The Tao Of Quackgrass (Or How To Get Rid Of The Quackgrass In Your Life)

I often find that my garden is not only a source of eternal delight (normally followed shortly by frustration, but that is another article) but of eternal enlightenment. I am fairly certain, in between saving the world from evil and ignorance and making great speeches with timelessly quotable material, the great men and women of history were gardeners.

Where else would these people have gained all of their wisdom and insight but in a garden? Ok, so there is books, life experience and just plain old genius, but beyond that, where else but a garden?

I am reminded of this when pulling quackgrass.   Yes, that insidious, nightmarish weed that can take over a flower bed faster than Tiger Woods can move through a sorority. That quackgrass. There is a Tao in quackgrass. And here you thought it was just a weed.

Just a weed! I shout from my quackgrass infested flower bed. This is a lesson. It is an opportunity to learn a great secret that my garden wants to whisper to me but can only speak in botanical octaves.  My garden, she speaks to me in weed (not the kind you smoke, though the enlightenment can sometimes seem to be the same).

On hands and knees with fingers reaching, I find the blades of quackgrass and revel in the wisdom.

Lesson number OneAll quackgrass is connected. Looking at a large bed of it, you would not think so and pull at a blade quickly, and they do not seem connected at all.   But it is. Deep and low, the roots bedevil through the soil, leaving new quackgrass in its wake.

Lesson Number TwoImpatience is quackgrass’ friend. Ripping quickly and angrily at quackgrass will not make it go away. As a matter of fact, it will only bring you sorrow — in the form of more quackgrass.   The best approach to quackgrass is a slow, steady pressure starting at the base of the grass. One that will reveal to us the root of the quackgrass and show us how it is connected to the others in the flower bed (see lesson number one).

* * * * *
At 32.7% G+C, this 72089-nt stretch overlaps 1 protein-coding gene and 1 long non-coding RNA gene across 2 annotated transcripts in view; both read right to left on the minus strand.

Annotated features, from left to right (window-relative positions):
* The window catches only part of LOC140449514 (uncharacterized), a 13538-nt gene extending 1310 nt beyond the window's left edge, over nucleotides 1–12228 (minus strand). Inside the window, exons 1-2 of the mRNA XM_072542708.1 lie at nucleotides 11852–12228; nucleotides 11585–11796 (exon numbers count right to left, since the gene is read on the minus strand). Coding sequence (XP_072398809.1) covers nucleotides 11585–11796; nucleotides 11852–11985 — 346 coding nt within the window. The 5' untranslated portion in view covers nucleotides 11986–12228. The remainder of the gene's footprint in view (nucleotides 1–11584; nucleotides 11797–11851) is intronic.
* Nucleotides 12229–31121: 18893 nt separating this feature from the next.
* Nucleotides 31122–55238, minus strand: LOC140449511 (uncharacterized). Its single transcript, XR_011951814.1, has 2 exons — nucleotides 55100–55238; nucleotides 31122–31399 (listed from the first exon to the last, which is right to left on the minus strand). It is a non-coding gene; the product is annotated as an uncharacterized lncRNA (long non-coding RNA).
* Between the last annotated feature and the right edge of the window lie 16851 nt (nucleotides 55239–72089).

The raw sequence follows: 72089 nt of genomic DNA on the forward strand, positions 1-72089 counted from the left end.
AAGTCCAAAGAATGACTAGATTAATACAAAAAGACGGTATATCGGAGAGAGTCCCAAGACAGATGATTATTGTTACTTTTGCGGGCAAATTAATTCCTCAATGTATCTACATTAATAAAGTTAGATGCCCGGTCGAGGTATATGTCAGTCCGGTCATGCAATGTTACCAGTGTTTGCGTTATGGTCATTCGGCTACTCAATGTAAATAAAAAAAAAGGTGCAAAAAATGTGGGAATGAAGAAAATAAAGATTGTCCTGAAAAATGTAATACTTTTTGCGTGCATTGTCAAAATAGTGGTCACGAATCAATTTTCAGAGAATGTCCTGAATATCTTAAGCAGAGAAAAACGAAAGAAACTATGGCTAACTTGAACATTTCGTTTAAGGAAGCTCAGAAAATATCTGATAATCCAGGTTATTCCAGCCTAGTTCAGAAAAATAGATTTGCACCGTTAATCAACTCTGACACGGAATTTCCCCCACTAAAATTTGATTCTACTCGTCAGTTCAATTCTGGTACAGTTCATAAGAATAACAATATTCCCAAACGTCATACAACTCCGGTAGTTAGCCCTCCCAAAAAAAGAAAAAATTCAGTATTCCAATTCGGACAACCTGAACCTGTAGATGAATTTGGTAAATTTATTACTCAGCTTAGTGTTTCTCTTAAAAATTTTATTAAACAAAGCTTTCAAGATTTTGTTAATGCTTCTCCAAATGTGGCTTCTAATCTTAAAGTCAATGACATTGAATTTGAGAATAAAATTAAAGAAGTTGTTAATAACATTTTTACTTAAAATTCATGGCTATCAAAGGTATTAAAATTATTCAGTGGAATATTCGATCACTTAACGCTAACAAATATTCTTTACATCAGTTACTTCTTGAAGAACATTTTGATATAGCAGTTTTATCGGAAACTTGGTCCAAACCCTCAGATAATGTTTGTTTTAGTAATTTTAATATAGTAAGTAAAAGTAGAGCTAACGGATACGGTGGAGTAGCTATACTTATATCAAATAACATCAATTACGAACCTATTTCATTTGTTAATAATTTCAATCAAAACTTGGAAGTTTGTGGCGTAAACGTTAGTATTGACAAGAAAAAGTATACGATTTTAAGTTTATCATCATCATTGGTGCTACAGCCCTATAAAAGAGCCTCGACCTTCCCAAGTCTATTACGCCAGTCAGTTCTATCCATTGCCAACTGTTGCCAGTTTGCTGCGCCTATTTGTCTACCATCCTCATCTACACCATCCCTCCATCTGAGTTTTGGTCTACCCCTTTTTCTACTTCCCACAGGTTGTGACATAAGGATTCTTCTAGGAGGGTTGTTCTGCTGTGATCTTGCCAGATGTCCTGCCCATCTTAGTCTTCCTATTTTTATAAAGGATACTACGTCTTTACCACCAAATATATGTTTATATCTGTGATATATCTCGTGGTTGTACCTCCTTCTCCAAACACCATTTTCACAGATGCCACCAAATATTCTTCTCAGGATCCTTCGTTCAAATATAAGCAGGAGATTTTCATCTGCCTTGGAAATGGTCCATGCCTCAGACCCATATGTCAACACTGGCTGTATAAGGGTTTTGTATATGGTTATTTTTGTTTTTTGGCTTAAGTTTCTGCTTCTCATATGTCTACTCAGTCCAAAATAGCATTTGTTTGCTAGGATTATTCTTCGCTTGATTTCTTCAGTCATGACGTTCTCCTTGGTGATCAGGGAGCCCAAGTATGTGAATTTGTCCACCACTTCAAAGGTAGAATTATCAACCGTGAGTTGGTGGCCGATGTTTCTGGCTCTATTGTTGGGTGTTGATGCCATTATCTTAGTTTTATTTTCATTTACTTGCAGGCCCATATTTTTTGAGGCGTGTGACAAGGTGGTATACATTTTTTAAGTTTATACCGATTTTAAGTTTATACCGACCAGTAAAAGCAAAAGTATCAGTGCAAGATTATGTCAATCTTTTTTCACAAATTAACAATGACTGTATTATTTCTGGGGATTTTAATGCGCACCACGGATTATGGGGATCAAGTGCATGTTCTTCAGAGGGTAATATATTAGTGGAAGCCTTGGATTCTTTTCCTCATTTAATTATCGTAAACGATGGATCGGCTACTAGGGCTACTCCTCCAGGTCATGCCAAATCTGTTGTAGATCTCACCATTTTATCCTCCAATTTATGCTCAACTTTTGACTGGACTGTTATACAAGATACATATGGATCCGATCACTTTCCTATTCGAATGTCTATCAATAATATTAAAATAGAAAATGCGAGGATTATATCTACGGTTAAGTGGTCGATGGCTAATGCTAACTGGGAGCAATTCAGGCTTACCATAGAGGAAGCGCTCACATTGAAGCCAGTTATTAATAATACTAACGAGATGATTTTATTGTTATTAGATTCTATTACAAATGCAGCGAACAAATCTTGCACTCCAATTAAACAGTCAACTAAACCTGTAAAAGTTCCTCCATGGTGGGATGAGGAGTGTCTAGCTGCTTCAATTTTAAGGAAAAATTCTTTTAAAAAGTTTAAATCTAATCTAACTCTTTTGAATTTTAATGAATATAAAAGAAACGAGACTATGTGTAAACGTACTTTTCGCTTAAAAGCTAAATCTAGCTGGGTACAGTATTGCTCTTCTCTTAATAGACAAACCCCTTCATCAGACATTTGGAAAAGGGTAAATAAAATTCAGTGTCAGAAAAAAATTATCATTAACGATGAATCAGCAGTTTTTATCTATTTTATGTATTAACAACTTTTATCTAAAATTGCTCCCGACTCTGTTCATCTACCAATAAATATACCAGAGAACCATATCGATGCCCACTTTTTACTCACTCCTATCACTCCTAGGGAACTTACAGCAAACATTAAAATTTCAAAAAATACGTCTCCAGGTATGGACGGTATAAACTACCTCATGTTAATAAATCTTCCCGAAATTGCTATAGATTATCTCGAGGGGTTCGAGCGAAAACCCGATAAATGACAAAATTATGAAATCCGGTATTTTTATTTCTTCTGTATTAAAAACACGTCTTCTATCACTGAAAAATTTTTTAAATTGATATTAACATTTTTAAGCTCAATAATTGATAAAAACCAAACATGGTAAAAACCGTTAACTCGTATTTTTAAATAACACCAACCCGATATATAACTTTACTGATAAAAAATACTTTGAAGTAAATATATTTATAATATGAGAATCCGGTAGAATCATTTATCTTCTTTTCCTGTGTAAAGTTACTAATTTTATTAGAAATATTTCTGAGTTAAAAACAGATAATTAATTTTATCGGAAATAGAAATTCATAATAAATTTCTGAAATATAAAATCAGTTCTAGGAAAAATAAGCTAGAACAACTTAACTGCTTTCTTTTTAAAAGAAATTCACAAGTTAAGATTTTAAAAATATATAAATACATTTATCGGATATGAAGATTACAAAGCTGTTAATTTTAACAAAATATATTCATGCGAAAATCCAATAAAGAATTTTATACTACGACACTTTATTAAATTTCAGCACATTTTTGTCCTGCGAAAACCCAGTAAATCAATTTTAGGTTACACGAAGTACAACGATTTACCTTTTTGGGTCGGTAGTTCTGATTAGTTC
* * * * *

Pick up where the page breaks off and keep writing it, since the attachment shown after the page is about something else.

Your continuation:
Lesson Number ThreeConquering your quackgrass requires focus and persistence. Quackgrass cannot be eliminated simply by randomly pulling blades. Nor can you pull only a few blades of quack grass at a time. You must be determined. You must be methodical. Pull (slowly — see lesson number two) search pull search pull. One square foot at a time until it has been eliminated from your life.

Lesson Number Four  — Quackgrass will come back. No matter how often and well you deal with your quackgrass, it will come back. It is not a reflection on how well you as a gardener dealt with it the first time, it is simply a fact of life (see lesson number three).   Consider it a reminder of the Tao of quackgrass.

10 thoughts on “The Tao Of Quackgrass (Or How To Get Rid Of The Quackgrass In Your Life)
  1. If there were a selective herbicide for quack, I would be sorely tempted to use it. Now that I know I can achieve enlightenment in my struggle, maybe not so much.

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  2. Libby on

    I cleared several large gardens of quackgrass last summer, and face several more this year. I have found the best approch is an attitude similar to this and an iPod loaded with interesting programs.

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  3. Yeah I think Benjamin Franklin said something like “…in this world nothing can be said to be certain, except death, taxes, and quack grass”.